While properly compensated employees aren’t the entire reason for Costco’s success, it’s certainly a core part of their corporate strategy.

    There’s a lesson here.

    1. Eric377

      Yes but their wage increases do not track aggregate productivity. Much the same is going on at Costco, just from relatively high base. The lesson is that if turnover is a significant risk you mitigate that risk. But trust me on this: an awful lot of very productive process changes specifically reduce the consequences of employee turnover. And that’s very intentional.

    2. Larry

      It’s important to note that about 10% of Costco’s workforce is unionized. I bet you anything even that small percentage of union presence has a net positive impact on Costco’s employee compensation plans.

    3. JBird

      If you look closely at each employee’s badge you’ll see “Since (year)”, which is that employee’s starting year with the company. It’s not uncommon for me to see someone with a decade or more of tenure. I’ve seen the same employees at my local store in the same job for as long as I can remember. For a retail company this is unheard of and for a shopper, refreshing.

      This use to be very common among old line department stores, Sears, Macy’s, JCPenney’s, Woolworth’s, and even some of the bookstores that use to exist. Funny that paying above minimum wage, and giving decent benefits with a focus on treating employees as assets, even crucial assets, instead of an annoying fugal infection can make a difference.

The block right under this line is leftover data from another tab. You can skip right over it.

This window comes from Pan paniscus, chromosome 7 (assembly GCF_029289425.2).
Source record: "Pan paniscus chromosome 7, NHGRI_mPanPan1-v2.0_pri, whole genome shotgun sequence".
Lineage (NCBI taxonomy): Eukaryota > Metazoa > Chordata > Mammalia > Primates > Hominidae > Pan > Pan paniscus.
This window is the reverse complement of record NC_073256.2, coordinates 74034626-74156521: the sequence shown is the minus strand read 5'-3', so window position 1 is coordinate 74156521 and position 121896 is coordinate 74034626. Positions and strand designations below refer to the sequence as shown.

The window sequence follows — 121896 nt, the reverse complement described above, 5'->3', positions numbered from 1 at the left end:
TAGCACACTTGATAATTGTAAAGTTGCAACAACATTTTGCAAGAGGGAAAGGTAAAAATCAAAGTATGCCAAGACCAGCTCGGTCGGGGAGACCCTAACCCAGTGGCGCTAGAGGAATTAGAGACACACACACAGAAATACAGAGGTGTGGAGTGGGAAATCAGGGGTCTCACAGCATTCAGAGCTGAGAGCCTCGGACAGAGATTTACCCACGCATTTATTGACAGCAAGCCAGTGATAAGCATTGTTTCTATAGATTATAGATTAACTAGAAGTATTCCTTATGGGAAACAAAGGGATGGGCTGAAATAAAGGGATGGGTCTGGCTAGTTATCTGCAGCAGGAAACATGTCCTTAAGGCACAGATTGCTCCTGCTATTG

5. Eric377

    People hiring and paying workers don’t really think about aggregate measures of productivity. Dry cleaners are an example. Dry cleaning is more productive than 40 years ago. But that productivity is focused on processes that have generally been deskilled due to automation. They do not want turnover but can tolerate it easier than they could decades ago. They ask “could I lose an employee with 6 years experience but hire somebody from Chick-Fil-A and be okay?” So the 6 year employee only gets a bit more than less experienced workers and general productivity is not really a factor.

  6. SufferinSuccotash

    The trouble with Hobson was that he also proposed a theory of late 19th century European imperialism (capital seeking new markets) which was later taken up by Lenin. Of course that meant that Hobson had to be wrong about wages too.

  7. Tony Wikrent


    There once was a Doctrine of High Wages in USA, wjich can be traced to Benjamin Franklin’s 1783 essay “Reflections on the Augmentation of Wages, Which Will Be Occasioned in Europe by the American Revolution,” which was published in Paris in the Journal d Economie Publique. It is a deliberate and comprehensive attack on the “free trade” ideas of the house economists of the British East India Co., such as Adam Smith and Thomas Malthus.